Maarten Hulsmans, Sebastian Clauss, Ling Xiao, Aaron D Aguirre, Kevin R King, Alan Hanley, William J Hucker, Eike M Wülfers, Gunnar Seemann, Gabriel Courties, Yoshiko Iwamoto, Yuan Sun, Andrej J Savol, Hendrik B Sager, Kory J Lavine, Gregory A Fishbein, Diane E Capen, Nicolas Da Silva, Lucile Miquerol, Hiroko Wakimoto, Christine E Seidman, Jonathan G Seidman, Ruslan I Sadreyev, Kamila Naxerova, Richard N Mitchell, Dennis Brown, Peter Libby, Ralph Weissleder, Filip K Swirski, Peter Kohl, Claudio Vinegoni, David J Milan, Patrick T Ellinor, Matthias Nahrendorf
Organ-specific functions of tissue-resident macrophages in the steady-state heart are unknown. Here, we show that cardiac macrophages facilitate electrical conduction through the distal atrioventricular node, where conducting cells densely intersperse with elongated macrophages expressing connexin 43. When coupled to spontaneously beating cardiomyocytes via connexin-43-containing gap junctions, cardiac macrophages have a negative resting membrane potential and depolarize in synchrony with cardiomyocytes. Conversely, macrophages render the resting membrane potential of cardiomyocytes more positive and, according to computational modeling, accelerate their repolarization...
April 20, 2017: Cell
https://www.readbyqxmd.com/read/28431248/spontaneous-chitin-accumulation-in-airways-and-age-related-fibrotic-lung-disease
#9
Steven J Van Dyken, Hong-Erh Liang, Ram P Naikawadi, Prescott G Woodruff, Paul J Wolters, David J Erle, Richard M Locksley
The environmentally widespread polysaccharide chitin is degraded and recycled by ubiquitous bacterial and fungal chitinases. Although vertebrates express active chitinases from evolutionarily conserved loci, their role in mammalian physiology is unclear. We show that distinct lung epithelial cells secrete acidic mammalian chitinase (AMCase), which is required for airway chitinase activity. AMCase-deficient mice exhibit premature morbidity and mortality, concomitant with accumulation of environmentally derived chitin polymers in the airways and expression of pro-fibrotic cytokines...
April 20, 2017: Cell
https://www.readbyqxmd.com/read/28431247/the-ubiquitin-ligase-chip-integrates-proteostasis-and-aging-by-regulation-of-insulin-receptor-turnover
#10
Riga Tawo, Wojciech Pokrzywa, Éva Kevei, Melek E Akyuz, Vishnu Balaji, Svenja Adrian, Jörg Höhfeld, Thorsten Hoppe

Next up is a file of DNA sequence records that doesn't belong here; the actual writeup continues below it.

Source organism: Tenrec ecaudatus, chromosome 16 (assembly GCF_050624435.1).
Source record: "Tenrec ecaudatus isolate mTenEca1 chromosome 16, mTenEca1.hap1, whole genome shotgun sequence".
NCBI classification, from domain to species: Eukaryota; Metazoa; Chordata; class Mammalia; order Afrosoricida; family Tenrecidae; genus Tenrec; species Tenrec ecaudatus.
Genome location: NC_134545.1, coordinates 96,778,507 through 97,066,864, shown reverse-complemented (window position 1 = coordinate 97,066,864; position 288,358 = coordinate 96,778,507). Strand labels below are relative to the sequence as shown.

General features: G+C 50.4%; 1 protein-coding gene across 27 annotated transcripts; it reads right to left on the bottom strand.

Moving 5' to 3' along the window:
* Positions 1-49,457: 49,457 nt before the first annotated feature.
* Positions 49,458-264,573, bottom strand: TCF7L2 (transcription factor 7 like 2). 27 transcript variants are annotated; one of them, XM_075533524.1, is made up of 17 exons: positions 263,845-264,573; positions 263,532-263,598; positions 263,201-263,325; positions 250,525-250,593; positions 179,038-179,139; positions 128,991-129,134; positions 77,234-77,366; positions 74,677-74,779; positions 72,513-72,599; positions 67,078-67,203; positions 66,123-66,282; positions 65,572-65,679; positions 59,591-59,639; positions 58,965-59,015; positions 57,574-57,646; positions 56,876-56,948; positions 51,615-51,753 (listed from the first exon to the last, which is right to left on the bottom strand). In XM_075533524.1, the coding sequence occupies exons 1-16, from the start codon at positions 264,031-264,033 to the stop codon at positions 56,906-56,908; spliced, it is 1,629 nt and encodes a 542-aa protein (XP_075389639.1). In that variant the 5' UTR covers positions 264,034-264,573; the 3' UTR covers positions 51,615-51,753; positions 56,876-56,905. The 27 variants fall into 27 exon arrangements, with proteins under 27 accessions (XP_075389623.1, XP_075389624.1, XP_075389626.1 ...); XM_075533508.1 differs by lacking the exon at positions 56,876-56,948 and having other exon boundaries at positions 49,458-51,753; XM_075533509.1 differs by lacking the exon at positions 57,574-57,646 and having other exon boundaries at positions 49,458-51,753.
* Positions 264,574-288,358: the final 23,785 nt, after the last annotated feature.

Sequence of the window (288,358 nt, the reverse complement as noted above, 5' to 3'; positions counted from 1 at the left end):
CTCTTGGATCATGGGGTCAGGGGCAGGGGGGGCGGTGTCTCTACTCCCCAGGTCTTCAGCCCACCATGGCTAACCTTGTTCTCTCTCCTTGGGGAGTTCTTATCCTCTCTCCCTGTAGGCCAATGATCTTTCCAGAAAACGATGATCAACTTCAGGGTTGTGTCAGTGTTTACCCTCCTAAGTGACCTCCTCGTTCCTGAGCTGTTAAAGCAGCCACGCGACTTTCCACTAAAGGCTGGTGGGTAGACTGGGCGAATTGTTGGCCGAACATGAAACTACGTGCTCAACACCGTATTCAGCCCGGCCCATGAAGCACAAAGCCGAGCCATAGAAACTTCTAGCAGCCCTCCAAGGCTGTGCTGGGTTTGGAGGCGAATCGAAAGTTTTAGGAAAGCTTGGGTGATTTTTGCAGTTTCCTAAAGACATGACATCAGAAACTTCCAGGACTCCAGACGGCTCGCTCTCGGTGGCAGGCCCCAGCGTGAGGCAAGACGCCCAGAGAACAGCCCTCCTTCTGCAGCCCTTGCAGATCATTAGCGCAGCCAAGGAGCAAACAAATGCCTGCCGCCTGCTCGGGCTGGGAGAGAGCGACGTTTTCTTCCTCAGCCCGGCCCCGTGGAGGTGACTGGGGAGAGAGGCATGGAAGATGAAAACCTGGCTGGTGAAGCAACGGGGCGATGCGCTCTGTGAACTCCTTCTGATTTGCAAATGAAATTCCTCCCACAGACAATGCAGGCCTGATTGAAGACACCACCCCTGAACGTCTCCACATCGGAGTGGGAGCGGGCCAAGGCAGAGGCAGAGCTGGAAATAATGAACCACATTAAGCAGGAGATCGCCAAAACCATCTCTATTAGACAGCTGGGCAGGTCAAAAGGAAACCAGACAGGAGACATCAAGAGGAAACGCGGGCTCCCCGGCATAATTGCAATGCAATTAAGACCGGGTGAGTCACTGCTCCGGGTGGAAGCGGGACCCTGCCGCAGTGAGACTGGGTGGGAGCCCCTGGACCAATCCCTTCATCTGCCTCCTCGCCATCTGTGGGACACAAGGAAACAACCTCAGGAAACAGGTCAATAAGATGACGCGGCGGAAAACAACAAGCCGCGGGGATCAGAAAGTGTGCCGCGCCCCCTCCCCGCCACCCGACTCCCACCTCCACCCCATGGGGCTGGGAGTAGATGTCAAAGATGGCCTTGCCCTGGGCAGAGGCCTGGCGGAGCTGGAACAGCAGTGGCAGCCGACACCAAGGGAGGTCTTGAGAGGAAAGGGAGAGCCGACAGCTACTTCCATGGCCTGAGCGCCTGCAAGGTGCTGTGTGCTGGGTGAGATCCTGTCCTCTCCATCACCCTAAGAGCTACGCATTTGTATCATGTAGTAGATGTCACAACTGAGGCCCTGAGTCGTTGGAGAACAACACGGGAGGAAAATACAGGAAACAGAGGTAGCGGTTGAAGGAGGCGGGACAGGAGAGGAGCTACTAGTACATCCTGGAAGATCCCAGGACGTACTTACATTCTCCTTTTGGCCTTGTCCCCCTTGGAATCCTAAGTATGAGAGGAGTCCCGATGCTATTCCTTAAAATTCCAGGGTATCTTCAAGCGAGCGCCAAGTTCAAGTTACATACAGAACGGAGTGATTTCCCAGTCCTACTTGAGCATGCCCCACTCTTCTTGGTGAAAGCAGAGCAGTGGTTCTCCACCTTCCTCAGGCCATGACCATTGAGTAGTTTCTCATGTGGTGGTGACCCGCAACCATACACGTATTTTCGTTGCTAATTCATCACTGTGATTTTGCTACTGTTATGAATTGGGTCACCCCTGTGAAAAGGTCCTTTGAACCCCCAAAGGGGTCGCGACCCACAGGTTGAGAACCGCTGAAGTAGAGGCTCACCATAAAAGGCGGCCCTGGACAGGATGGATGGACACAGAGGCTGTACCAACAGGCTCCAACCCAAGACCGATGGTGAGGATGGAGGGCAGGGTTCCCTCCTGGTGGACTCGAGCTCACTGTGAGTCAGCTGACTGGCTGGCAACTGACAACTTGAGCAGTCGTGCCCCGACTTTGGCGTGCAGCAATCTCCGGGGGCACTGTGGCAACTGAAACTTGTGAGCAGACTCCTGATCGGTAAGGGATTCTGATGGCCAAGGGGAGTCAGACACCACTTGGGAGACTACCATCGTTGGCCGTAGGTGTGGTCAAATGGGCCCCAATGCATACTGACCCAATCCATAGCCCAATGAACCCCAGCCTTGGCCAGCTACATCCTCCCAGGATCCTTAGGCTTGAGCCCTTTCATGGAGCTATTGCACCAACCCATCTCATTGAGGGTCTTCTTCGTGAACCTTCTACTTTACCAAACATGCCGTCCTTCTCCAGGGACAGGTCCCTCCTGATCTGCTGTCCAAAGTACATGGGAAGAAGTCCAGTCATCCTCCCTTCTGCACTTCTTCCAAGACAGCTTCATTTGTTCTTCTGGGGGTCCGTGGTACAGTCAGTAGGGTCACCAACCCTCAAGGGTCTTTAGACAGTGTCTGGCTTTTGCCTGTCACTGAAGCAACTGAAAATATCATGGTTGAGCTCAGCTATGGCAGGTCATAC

Aging is attended by a progressive decline in protein homeostasis (proteostasis), aggravating the risk for protein aggregation diseases. To understand the coordination between proteome imbalance and longevity, we addressed the mechanistic role of the quality-control ubiquitin ligase CHIP, which is a key regulator of proteostasis. We observed that CHIP deficiency leads to increased levels of the insulin receptor (INSR) and reduced lifespan of worms and flies. The membrane-bound INSR regulates the insulin and IGF1 signaling (IIS) pathway and thereby defines metabolism and aging...
April 20, 2017: Cell
https://www.readbyqxmd.com/read/28431246/fatty-acids-regulate-germline-sex-determination-through-acs-4-dependent-myristoylation
#11
Hongyun Tang, Min Han
Fat metabolism has been linked to fertility and reproductive adaptation in animals and humans, and environmental sex determination potentially plays a role in the process. To investigate the impact of fatty acids (FA) on sex determination and reproductive development, we examined and observed an impact of FA synthesis and mobilization by lipolysis in somatic tissues on oocyte fate in Caenorhabditis elegans. The subsequent genetic analysis identified ACS-4, an acyl-CoA synthetase and its FA-CoA product, as key germline factors that mediate the role of FA in promoting oocyte fate through protein myristoylation...
April 20, 2017: Cell
https://www.readbyqxmd.com/read/28431245/host-microbe-co-metabolism-dictates-cancer-drug-efficacy-in-c-%C3%A2-elegans
#12
Timothy A Scott, Leonor M Quintaneiro, Povilas Norvaisas, Prudence P Lui, Matthew P Wilson, Kit-Yi Leung, Lucia Herrera-Dominguez, Sonia Sudiwala, Alberto Pessia, Peter T Clayton, Kevin Bryson, Vidya Velagapudi, Philippa B Mills, Athanasios Typas, Nicholas D E Greene, Filipe Cabreiro
Fluoropyrimidines are the first-line treatment for colorectal cancer, but their efficacy is highly variable between patients. We queried whether gut microbes, a known source of inter-individual variability, impacted drug efficacy. Combining two tractable genetic models, the bacterium E. coli and the nematode C. elegans, we performed three-way high-throughput screens that unraveled the complexity underlying host-microbe-drug interactions. We report that microbes can bolster or suppress the effects of fluoropyrimidines through metabolic drug interconversion involving bacterial vitamin B6, B9, and ribonucleotide metabolism...
April 20, 2017: Cell
https://www.readbyqxmd.com/read/28431244/bacterial-metabolism-affects-the-c-%C3%A2-elegans-response-to-cancer-chemotherapeutics